At the time of the auction on 8 July 2004, there was no joint venture agreement and no agreement to bid cooperatively. At the auction, A.R. Haire, Inc. purchased several Core formers and associated equipment, including aluminum platens that were needed to operate the Core formers. Saugatuck Land Trust Company (Defendant Panterra's predecessor-in-interest) purchased the intellectual property assets of IM&T.
    On 12 July 2004, St. Denis informed A.R. Haire, Inc. through a conference call with its principals that its operation of the Core formers could potentially infringe Saugatuck's newly acquired patents. St. Denis suggested a license agreement between A.R. Haire, Inc. and Saugatuck. Discussions continued in another conference call between the parties on 14 July 2004. On 15 July 2004, representatives for St. Denis and A.R. Haire, Inc. began exchanging written proposals for a licensing agreement. On 20 July2004, Saugatuck and St. Denis's attorney, Stephen Geissler, sent a letter to A.R. Haire, Inc. addressing infringement of intellectual property rights, threatened legal action, and questioned the employment by A.R. Haire, Inc. of Ralph Eighmie and Luis Soto, former employees of IM&T.
    On 30 July 2004, A.R. Haire, Inc. brought an action in Superior Court, Guilford County seeking a declaratory judgment that it could lawfully operate the equipment purchased at the bankruptcy auction and could lawfully employ Soto and Eighmie. The action also sought damages for trespass to chattels, tortious interference with contract, and unfair or deceptive acts and practices. On 22 October 2004, Defendants filed a Motion to Dismiss the Complaint on the grounds of lack of personal jurisdiction, insufficient service of process, and failure to state a claim upon which relief can be granted. On 4 February 2005, A.R. Haire, Inc. filed a Motion for Leave to File a Second Amended Complaint to reflect A.R. Haire, Inc.'s name change to Transportation System Solutions, LLC. By order entered 15 March 2005, the trial court granted A.R. Haire, Inc.'s motion to amend the Complaint and denied Defendants' Motion to Dismiss. From that order, Defendants appeal the trial court's denial of their Motion to Dismiss for lack of personal jurisdiction.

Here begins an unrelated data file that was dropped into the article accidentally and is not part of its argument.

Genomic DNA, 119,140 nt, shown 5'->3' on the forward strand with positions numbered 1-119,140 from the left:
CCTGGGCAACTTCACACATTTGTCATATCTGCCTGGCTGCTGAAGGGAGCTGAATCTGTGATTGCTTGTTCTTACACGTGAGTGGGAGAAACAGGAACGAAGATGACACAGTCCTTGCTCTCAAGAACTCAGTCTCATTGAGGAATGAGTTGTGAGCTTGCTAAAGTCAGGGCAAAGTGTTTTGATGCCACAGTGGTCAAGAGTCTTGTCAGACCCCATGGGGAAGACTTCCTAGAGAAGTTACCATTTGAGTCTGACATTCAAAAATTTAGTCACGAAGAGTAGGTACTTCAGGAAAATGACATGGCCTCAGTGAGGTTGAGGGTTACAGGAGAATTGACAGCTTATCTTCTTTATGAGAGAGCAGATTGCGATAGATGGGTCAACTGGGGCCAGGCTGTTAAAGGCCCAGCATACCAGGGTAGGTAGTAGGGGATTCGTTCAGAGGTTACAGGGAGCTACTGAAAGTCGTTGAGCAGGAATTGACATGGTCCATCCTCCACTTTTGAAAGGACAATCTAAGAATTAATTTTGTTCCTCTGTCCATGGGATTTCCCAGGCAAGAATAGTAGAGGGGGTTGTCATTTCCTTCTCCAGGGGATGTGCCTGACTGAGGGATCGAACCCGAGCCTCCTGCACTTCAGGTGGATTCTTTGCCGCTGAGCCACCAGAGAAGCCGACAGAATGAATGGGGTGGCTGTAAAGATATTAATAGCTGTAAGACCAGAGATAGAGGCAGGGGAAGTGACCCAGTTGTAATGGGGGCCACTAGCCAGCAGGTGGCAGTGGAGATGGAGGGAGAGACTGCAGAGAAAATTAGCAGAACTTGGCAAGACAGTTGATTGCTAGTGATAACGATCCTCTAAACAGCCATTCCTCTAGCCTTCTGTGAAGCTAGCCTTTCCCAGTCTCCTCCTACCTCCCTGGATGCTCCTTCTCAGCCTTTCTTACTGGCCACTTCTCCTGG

[1] Although this appeal is interlocutory, we note that it affects a substantial right which is one of the exceptions to therule barring an immediate appeal from an interlocutory order.   (See footnote 1)  Indeed, m otions to dismiss for lack of personal jurisdiction affect a substantial right and are immediately appealable. N.C. Gen. Stat. § 1-277(b) (2005) (“Any interested party shall have the right of immediate appeal from an adverse ruling as to the jurisdiction of the court over the person or property of the defendant[.]”); Retail Investors, Inc. v. Henzlik Inv. Co., 113 N.C. App. 549, 552, 439 S.E.2d 196, 198 (1994) (holding that immediate right to appeal lies from denial of motion to dismiss for lack of personaljurisdiction). Accordingly, this appeal affects a substantial right and is immediately appealable.
    [2] On appeal, Defendants argue that the trial court erred in denying their Motion to Dismiss for lack of personal jurisdiction because (1) there is no statutory authority for personal jurisdiction and (2) an exercise of personal jurisdiction violates due process of the law.
    “The standard of review of an order determining personal jurisdiction is whether the findings of fact by the trial court are supported by competent evidence in the record; if so, this Court must affirm the order of the trial court.” Replacements, Ltd. v. Midwesterling, 133 N.C. App. 139, 140-41, 515 S.E.2d 46, 48 (1999) (citing Better Business Forms, Inc. v. Davis, 120 N.C. App. 498, 462 S.E.2d 832 (1995)). Here, the trial court did not make findings of fact in its order. However, absent a request by the parties, which does not appear in the record, the trial court is not required to find the facts upon which its ruling is based. N.C. Gen. Stat. § 1A-1, Rule 52(a)(2) (2005). “'In such case, it will be presumed that the judge, upon proper evidence, found facts sufficient to support his judgment.'” City of Salisbury v. Kirk Realty Co., Inc., 48 N.C. App. 427, 429, 268 S.E.2d 873, 875 (1980) (quoting Haiduven v. Cooper, 23 N.C. App. 67, 69, 208 S.E.2d 223, 225 (1974)). Therefore, we must review the record to determine whether it contains competent evidence to support the trial court's presumed findings to support its ruling that Defendants were subject to personal jurisdiction in the courts of this state. SeeBruggeman v. Meditrust Acquisition Co., 138 N.C. App. 612, 615, 532 S.E.2d 215, 217-18 (2000).